What Elizabeth Warren’s Speech Says About The Left’s Foreign-Policy Debate

Sen. Elizabeth Warren, D-Mass., right, accompanied by Sen. Bernie Sanders, I-Vt., left, speaks during a news conference on Capitol Hill in Washington, Wednesday, Sept. 13, 2017.

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Sen. Elizabeth Warren, D-Mass., right, accompanied by Sen. Bernie Sanders, I-Vt., left, speaks during a news conference on Capitol Hill in Washington, Wednesday, Sept. 13, 2017.

The senator from Massachusetts will deliver a speech on Thursday that demonstrates her differences with other progressives—particularly with respect to China.

For decades, every American president and major presidential candidate tried to reconcile the language of universal morality with the language of national interest. From Ronald Reagan to Hillary Clinton, each argued, in his or her own way, that as America grew more powerful than its adversaries, the world became a better place.

Donald Trump does not. “You think our country is so innocent?” he asked Bill O’Reilly soon after taking office. He wasn’t being critical. Trump’s point was that America doesn’t need to be morally superior to be worthy of loyalty and love. America is precious simply because it is ours. In a world of gangsters, America should not strive to be the police. It should be the toughest, shrewdest gangster of them all.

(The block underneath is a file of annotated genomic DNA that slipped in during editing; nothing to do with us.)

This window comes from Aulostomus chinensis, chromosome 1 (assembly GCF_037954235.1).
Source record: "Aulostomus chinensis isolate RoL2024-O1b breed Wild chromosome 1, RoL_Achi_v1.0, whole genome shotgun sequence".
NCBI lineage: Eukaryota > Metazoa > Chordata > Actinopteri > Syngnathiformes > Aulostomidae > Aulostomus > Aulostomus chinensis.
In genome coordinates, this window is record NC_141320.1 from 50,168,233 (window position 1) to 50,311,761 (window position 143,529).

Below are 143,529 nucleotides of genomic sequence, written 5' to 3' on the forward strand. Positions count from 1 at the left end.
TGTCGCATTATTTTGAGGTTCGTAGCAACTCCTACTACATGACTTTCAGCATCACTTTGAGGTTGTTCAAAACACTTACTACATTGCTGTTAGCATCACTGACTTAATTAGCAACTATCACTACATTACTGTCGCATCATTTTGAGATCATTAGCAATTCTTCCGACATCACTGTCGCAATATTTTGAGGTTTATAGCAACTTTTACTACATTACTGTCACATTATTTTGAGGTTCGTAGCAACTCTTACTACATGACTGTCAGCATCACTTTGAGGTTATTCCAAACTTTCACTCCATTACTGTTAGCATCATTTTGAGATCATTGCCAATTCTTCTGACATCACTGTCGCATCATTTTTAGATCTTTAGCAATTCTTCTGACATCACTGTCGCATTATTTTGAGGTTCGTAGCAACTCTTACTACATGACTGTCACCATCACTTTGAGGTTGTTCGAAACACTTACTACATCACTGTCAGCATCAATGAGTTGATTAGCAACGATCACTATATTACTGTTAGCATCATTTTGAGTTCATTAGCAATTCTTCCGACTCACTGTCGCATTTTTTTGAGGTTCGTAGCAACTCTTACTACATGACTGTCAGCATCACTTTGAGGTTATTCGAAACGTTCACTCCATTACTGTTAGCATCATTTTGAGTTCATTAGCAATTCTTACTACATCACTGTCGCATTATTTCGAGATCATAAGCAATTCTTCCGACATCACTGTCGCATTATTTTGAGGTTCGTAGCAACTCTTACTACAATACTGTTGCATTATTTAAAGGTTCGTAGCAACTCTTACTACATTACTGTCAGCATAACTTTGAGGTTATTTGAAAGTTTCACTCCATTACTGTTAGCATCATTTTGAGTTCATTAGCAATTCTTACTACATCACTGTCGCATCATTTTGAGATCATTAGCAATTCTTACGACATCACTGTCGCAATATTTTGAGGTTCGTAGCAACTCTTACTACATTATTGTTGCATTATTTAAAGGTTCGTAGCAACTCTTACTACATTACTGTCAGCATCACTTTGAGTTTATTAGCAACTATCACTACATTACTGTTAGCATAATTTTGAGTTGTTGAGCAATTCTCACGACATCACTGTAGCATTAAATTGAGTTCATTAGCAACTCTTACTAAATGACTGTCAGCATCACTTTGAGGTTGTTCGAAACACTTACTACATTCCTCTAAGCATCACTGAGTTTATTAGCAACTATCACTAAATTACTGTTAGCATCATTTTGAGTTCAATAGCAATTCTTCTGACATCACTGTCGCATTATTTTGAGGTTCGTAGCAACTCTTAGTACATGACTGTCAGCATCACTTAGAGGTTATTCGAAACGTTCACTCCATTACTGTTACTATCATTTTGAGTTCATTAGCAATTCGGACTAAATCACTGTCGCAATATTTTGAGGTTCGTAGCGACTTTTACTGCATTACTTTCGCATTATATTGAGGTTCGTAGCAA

For Democrats who may be seeking to replace Trump, finding a new moral vocabulary isn’t easy. America is entering an era of heightened great-power competition with China. Yet after the Iraq War, the financial crisis, and the election of Trump, progressives are less sure than they have been in decades that American victory in that great-power competition furthers the ideals they hold dear.

On Thursday at American University, Senator Elizabeth Warren will outline her own foreign-policy vision. Her speech—shared exclusively with The Atlantic—charts a careful course, emphasizing progressive ideals while also celebrating the American order. The 2020 presidential campaign is still in its infancy. But it’s already becoming clear that, when it comes to foreign policy, Warren’s vision is more conventional; Bernie Sanders’s is more radical. And both leave crucial questions unresolved.

In the tradition of Henry Wallace, George McGovern, and Jesse Jackson, Sanders has decoupled progressive ideals from American dominance. In a speech last year in Missouri, he cited America’s coups against Mohammed Mossadegh in Iran and Salvador Allende in Chile as evidence that “far too often, American intervention and the use of American military power … have caused incalculable harm.” Sanders also promoted the United Nations as a key vehicle for solving global problems. Then, last month, in a speech at Johns Hopkins, he included both U.S. adversaries like Russia and close U.S. allies like Saudi Arabia and Israel as part of a “new authoritarian axis,” and suggested that combatting it would require a “global progressive movement.”

In his two speeches, Sanders called for a more peaceful, more just, and more environmentally sustainable world, but he never suggested that achieving those goals required maintaining America’s global dominance. In fact, he avoided the subject of great-power competition entirely. He mentioned China only three times: twice as a potential partner in fighting climate change and once as a potential partner in denuclearizing North Korea.